Three years ago, Julia Fierro launched her debut novel, Cutting Teeth to a packed audiance at the now closed BookCourt. Last Tuesday, she filled the new Powerhouse bookstore for the launch of her second novel, The Gypsy Moth Summer.
“It’s been hard for me to find strength in myself,” Fierro says of the long process to her first book. She explains that writing feels safe for her because she is inside other people’s heads and looking through other people’s eyes.
When Fierro first moved to Brooklyn, she had just graduated with an MFA degree and hoped to sell a novel. Her rejections piled up, and for a time she gave up on writing choosing to instead focus on teaching. She launched the Sackett Street Writers Workshop from her kitchen fourteen years ago, and through teaching, earned back the confidence to write her debut Cutting Teeth. Since then, she continued expanding the program while writing The Gypsy Moth Summer.
Fierro says that she is a binge writer. For the The Gypsy Moth Summer, she has spent many years thinking about the book, and so when it came to writing it down, it gushed out. At one point she locked herself in a hotel room for a total immersion experience.
Part of the novel is based on her grandfather, and she wrote that original sketch as a freshman in college. The story proved a pivotal moment for her; After writing that first story, she told her parents she intended to major in English rather than continuing as a pre-law student. She says she never felt like she fit in with the other pre-law students.
She spent a lot of time rewriting the first chapter. She wrote it from the perspective of dozens of characters. At one point she even wrote the chapter from the caterpillar’s perspective. In a way, that rewriting was all just procrastination.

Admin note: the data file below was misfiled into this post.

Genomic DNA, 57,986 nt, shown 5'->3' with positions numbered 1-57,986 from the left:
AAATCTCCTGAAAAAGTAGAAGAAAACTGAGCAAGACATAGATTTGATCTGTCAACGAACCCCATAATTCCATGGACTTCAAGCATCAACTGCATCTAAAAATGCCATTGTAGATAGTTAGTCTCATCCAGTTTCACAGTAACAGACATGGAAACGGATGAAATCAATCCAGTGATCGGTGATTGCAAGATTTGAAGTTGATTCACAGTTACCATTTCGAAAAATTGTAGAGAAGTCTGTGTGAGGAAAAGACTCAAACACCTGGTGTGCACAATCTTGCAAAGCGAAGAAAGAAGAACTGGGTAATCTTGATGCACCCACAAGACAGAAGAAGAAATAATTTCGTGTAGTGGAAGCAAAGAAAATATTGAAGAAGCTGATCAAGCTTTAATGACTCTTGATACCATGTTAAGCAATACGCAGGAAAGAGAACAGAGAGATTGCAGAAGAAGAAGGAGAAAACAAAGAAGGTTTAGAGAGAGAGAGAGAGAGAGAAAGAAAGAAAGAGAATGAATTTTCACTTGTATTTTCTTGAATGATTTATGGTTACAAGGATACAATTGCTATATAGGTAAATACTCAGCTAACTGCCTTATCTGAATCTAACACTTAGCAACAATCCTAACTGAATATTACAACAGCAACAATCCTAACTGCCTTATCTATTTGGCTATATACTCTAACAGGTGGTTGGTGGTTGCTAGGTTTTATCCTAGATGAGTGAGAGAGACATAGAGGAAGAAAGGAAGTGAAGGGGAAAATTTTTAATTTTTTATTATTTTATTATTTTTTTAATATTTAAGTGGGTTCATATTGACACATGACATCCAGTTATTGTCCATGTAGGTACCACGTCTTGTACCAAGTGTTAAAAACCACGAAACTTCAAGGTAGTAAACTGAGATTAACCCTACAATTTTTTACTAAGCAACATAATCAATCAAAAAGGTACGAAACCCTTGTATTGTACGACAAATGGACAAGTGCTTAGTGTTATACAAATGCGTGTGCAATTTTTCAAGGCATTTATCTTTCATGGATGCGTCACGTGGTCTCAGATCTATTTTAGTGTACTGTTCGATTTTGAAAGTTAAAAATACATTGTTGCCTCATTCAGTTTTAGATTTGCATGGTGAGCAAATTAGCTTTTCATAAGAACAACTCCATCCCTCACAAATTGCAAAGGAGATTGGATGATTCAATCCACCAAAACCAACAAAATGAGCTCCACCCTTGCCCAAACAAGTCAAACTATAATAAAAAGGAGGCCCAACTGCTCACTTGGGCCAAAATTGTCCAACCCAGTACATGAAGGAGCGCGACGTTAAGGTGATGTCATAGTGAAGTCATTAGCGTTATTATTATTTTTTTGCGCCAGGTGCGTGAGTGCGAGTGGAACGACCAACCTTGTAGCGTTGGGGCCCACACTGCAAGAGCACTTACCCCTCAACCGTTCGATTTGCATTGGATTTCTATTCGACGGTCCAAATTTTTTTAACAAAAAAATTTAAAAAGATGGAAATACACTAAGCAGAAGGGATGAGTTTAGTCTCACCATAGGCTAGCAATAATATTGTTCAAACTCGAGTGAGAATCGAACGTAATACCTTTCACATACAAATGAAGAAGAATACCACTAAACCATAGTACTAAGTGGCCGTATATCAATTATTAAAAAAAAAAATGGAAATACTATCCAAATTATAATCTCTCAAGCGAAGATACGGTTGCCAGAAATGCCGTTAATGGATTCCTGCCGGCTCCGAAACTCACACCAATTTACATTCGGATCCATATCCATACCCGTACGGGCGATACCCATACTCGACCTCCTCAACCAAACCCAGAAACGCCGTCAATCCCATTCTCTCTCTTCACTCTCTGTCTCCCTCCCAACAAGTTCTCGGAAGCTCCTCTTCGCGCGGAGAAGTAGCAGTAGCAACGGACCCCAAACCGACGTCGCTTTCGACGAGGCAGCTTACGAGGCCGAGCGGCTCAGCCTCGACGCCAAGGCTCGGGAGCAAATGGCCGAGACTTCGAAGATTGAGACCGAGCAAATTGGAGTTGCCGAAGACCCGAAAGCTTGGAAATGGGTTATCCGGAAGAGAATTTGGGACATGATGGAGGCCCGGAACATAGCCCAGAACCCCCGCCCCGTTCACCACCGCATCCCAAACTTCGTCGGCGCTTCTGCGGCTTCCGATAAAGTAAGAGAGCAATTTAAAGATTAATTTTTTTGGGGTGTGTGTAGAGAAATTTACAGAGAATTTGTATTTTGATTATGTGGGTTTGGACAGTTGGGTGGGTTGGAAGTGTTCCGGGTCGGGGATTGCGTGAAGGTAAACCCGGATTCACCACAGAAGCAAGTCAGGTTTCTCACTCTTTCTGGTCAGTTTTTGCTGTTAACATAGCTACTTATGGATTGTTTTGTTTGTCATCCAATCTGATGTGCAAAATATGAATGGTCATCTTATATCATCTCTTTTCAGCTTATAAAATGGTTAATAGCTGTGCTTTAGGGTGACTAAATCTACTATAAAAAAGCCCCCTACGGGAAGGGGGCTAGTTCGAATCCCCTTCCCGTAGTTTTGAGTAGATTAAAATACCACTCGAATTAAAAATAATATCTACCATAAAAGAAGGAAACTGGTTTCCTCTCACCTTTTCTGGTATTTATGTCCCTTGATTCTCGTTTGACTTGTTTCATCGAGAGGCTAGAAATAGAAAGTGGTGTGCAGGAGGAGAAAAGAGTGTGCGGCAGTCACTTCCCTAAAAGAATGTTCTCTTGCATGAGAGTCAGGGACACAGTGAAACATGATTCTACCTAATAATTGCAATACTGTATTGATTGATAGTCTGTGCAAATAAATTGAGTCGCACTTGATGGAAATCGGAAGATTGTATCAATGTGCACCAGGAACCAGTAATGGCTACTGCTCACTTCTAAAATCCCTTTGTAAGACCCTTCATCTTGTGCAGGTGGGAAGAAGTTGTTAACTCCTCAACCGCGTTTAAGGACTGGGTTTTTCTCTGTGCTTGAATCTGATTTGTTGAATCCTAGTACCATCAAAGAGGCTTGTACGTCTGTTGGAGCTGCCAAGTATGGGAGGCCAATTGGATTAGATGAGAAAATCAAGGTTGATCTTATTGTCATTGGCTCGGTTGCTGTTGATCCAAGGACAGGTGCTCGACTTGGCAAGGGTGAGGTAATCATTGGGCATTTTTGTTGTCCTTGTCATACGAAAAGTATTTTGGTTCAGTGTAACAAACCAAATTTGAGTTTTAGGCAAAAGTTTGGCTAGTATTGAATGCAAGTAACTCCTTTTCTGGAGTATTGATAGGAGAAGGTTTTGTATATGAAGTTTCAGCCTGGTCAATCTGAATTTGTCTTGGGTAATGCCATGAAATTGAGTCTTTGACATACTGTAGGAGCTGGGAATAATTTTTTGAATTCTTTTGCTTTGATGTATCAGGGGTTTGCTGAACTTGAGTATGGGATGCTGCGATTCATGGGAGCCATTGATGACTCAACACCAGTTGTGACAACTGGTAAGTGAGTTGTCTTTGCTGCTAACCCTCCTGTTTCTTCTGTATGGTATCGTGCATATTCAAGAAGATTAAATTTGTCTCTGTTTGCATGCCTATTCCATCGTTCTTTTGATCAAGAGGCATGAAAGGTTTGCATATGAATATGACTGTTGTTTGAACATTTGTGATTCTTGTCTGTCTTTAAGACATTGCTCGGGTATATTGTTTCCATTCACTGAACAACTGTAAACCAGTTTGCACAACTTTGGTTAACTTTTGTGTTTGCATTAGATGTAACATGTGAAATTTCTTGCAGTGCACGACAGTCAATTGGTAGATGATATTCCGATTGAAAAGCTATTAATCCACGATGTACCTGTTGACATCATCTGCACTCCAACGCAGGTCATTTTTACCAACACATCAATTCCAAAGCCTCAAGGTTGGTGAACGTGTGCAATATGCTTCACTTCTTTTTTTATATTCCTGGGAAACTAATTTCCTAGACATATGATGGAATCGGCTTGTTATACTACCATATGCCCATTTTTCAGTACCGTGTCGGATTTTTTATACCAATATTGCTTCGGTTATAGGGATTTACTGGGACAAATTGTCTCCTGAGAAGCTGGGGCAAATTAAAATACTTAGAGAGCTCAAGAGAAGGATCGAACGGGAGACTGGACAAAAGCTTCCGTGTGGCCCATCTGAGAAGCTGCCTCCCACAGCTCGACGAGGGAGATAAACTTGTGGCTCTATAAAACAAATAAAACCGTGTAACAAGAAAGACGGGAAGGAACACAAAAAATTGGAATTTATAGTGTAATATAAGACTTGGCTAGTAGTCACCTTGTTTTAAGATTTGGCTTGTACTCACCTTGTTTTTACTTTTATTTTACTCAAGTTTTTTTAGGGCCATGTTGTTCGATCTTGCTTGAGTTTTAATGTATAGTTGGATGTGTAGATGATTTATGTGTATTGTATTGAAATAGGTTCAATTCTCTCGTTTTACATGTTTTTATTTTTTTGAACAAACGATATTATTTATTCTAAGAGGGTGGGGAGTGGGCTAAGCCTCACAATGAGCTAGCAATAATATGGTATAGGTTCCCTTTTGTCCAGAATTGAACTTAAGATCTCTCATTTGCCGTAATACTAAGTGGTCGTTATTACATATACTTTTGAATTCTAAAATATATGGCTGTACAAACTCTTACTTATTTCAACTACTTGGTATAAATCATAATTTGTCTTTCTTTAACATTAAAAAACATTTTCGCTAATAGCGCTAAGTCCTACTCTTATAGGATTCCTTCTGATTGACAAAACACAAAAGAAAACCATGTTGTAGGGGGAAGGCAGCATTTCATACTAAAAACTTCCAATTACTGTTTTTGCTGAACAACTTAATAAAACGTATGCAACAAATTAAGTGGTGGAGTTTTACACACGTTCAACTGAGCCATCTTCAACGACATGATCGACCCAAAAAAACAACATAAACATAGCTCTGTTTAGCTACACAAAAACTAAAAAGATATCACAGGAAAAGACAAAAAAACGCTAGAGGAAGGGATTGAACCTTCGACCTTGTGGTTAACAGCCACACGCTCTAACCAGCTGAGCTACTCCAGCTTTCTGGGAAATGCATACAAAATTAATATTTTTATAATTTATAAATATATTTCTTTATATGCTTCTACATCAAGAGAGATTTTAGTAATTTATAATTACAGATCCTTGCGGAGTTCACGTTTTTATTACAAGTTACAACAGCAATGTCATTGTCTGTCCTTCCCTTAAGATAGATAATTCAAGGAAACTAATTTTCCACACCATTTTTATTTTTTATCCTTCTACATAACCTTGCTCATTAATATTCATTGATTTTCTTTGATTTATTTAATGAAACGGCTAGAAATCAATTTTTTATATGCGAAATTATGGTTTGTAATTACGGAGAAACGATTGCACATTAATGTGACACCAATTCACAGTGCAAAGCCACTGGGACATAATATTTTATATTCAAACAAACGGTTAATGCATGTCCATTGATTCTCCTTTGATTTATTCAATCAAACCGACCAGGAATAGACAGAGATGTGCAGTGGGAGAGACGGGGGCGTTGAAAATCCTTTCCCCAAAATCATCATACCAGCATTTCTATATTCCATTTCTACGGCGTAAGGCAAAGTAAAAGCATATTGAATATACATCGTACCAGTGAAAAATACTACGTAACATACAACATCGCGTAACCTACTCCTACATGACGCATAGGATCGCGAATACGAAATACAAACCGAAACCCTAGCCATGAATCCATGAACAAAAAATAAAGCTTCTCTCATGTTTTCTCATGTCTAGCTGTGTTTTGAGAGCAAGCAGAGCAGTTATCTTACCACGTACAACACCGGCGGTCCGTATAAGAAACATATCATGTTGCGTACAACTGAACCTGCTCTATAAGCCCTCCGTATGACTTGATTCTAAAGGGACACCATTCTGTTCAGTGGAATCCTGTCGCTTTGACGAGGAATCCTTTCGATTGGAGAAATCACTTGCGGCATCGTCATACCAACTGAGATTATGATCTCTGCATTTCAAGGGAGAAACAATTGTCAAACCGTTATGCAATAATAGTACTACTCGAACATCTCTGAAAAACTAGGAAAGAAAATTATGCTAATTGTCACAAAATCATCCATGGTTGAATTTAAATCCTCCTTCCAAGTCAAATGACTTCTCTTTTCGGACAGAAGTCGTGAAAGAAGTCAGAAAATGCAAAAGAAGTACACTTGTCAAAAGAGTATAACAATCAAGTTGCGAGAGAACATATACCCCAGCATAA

For a while, Fierro actually thought she was never going to be a writer. She enjoyed teaching at the Sackett Street Workshops and believed that was the direction her life would take. But then she came back to the novel.
“You don’t really know when something is done,” she says.
While there are elements in The Gypsy Moth Summer that find inspiration in Fierro’s own life, she is quick to point out the novel is fiction. Writing nonfiction is terrifying. She once read a nonfiction piece at a reading series and she says she immediately felt it was a mistake.
“I feel more vulnerable when I’m writing nonfiction,” she says.
Nevertheless, to support the novel, she wrote a nonfiction piece in the New York Times about her success with antidepressants.
Partly Fierro prefers fiction because she is able to escape into the story. “It’s hard to trust my interpretations in real life.”
She once took a psychology class but knew she would never be therapist because she knows no personal boundaries.
“Writing is a way to make sense of myself, of humanity.”
Despite teaching workshops for years, Fierro has never really read much about craft. What she has learned comes from reading. Her focus is really about looking at how a character sees the world and that defines every element of the story.
“Point of view is my religion.”